Editorial: Apocalypse not now

Kingston Times Editor Dan Barton.

Kingston Times Editor Dan Barton.

(Editor’s note: Fair warning. This is not a Christmas bromide or a pleasant read in any way, but don’t let it distract you from having a nice holiday.)

The whole Dec. 21, 2012 thing was made up out of whole cloth, spun up by addled mystics back in the ‘70s and drummed up by doom-peddlers hustling to make a dishonest buck from the anxiety-prone. This much should be obvious by now.

What is less obvious, especially to the anxiety-prone, Armageddon-fixated and otherwise fearful (that would be pretty much all of us at one time or another and a lot of us all the time) is that the world, our human world of 7 billion people, will indeed end. It’s ending as we speak. Ending as we wrap presents, drink up the egg nog and watch “It’s a Wonderful Life” for the 20th time. Ending as we sleep, dream of the new year and worry about how we’re going to afford retirement. Ending as we yell at the TV when the Jets and Giants are playing, brush our teeth and rummage for the last beer in the fridge.


Yes, the apocalypse is slow-rolling its way all over the planet. It’s been subtle but relentlessly methodical, unfolding like a noxious fog on all of our lands and water. It takes a great many forms, this delayed-action catastrophe. Sometimes (tsunamis, mass shootings, “superstorms”) it lashes out with horrific quickness, only to go back to lulling us into a false sense of, if not complacency, helplessness.

At this point, there’s not much else to be said about what happened in Connecticut. Maybe, this time, there’ll be some meaningful gun control. (I don’t hold out a lot of hope for this. Guns, like slavery before it, are America’s “peculiar institution” and it’ll take a massive cultural shift, perhaps as massive as the Civil War, to break our bonds with them.) Maybe, this time, there’ll be some meaningful devotion of more resources to our mental health infrastructure, so people as sick as that kid will be detected and helped enough so it won’t come to what it came to last Friday. (I don’t hold out a lot of hope for this, either. This infrastructure upgrade would not be cheap. Social services are just too easy to cut as their recipients are just too easy for politicians to ignore.)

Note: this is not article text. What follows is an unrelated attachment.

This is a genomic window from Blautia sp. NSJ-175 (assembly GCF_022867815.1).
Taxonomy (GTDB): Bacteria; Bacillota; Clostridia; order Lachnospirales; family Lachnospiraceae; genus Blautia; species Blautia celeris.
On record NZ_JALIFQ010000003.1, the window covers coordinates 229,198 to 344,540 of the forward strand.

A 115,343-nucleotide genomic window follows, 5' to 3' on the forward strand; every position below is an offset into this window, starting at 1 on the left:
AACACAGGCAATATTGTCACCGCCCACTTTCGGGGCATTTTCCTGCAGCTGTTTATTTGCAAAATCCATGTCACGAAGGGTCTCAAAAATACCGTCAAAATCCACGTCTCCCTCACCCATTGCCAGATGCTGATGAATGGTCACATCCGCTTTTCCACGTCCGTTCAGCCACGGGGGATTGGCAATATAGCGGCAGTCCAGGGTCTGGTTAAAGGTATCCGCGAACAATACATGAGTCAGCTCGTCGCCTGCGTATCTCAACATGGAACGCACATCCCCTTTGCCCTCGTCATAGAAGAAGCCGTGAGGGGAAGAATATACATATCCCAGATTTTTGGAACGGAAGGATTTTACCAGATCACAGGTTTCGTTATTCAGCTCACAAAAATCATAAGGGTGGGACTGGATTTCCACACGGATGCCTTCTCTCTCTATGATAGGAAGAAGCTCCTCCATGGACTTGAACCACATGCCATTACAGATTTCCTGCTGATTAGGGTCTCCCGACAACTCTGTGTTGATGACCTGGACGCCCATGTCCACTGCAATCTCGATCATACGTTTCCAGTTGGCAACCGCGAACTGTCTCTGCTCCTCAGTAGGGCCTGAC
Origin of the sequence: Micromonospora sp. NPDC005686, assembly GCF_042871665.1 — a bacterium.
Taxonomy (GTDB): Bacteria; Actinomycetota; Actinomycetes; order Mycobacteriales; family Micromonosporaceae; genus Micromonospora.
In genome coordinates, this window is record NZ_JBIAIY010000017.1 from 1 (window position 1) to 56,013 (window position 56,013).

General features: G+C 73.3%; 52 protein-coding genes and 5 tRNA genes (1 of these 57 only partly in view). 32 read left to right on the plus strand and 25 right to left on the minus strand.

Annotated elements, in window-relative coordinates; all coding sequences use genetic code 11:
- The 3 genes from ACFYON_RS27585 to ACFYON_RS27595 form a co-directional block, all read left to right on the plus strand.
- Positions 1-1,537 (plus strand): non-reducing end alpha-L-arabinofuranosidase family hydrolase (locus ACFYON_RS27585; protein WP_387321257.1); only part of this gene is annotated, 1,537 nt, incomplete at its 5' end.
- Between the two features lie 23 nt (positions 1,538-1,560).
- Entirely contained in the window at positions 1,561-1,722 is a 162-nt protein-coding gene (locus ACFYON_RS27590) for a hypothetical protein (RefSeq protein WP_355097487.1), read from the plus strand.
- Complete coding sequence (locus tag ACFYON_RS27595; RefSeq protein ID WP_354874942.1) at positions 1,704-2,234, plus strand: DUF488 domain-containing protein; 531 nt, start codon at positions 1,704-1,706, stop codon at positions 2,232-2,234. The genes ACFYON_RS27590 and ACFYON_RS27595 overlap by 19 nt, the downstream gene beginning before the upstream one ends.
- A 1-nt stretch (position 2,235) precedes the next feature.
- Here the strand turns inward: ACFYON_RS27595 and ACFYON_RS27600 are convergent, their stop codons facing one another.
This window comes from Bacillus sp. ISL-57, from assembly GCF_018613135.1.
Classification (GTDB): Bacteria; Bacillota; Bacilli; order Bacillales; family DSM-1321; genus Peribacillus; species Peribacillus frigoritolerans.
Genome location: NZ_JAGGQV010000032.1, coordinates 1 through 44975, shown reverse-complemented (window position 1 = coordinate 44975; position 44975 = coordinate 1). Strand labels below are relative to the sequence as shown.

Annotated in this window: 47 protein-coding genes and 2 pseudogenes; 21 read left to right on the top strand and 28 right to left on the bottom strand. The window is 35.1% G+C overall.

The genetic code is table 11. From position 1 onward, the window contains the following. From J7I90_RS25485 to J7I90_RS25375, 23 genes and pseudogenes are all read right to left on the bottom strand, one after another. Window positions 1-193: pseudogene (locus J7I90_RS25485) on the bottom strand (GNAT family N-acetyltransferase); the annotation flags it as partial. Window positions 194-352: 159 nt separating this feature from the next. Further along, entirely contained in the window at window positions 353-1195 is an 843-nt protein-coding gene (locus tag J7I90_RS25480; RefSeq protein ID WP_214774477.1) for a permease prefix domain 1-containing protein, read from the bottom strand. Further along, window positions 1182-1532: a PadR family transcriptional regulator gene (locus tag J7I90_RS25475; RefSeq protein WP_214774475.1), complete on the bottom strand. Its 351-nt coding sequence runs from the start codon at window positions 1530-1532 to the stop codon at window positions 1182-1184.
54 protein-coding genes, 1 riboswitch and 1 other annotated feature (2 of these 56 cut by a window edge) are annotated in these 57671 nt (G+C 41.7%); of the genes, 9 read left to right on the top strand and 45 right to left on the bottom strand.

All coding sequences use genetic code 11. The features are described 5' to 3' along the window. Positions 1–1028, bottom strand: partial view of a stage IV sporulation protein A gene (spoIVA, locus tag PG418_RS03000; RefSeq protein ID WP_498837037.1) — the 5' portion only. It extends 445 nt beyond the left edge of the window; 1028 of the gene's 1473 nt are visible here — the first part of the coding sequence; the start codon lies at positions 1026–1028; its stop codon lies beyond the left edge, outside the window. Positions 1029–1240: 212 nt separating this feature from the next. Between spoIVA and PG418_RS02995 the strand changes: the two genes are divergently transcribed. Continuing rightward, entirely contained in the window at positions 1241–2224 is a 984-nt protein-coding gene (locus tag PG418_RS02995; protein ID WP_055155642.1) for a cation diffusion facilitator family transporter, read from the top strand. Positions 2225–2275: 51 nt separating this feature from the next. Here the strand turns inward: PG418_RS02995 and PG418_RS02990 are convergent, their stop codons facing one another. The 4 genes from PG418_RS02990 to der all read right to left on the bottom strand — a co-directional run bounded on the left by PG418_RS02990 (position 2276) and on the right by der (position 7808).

What I take away from the shootings is sadness — sadness for those kids, and sadness for the kids killed by wars, disease and hunger all over the world. Senseless death by violence cheapens all of our lives and threatens all of our security in ways large and small, every day. Until all of us, whether in Kingston, Newtown, Kandahar or Darfur, are safe, none of us are truly safe.

Not that we are safe anyway. Killing each other with direct acts of violence is one thing, but we continue to enable the apocalypse every day we don’t take global warming seriously. Slowly, but with terrifying sureness, the planet’s getting hotter, the weather’s getting deadlier and the seas are getting higher. Even if we get past the bestial urge to slay one another with weapons small and large, we continue to, in defiance of all reason, abuse our ecosystem and crap where we eat. It’s the greatest of macro-ironies: we’re the first species smart enough to understand and guide our own evolution, but we as a global community are not smart enough — or not able to overcome denial and short-term interests enough — to even seriously try to fix this problem. And it’s only going to get worse, as the billion people in China and India apiece start to live lives like ours, with the attendant ravenous appetites for material and energy consumption.

So, some Christmas Yet to Come, maybe 2112 or 2212 or whenever, on a storm-wracked and superheated Earth, the last member of our species, somebody’s great-great-great-grandchild, will pass away. Probably in agony and in fear, and embodying in one human’s wretched torment the pain of millennia and the refutation of hope this season is so famous for. That moment will be the end of the apocalypse which started a long time ago, is happening right now and will keep happening unless we get evolving a whole lot faster. Not with a bang, wrote T.S. Eliot, but a whimper.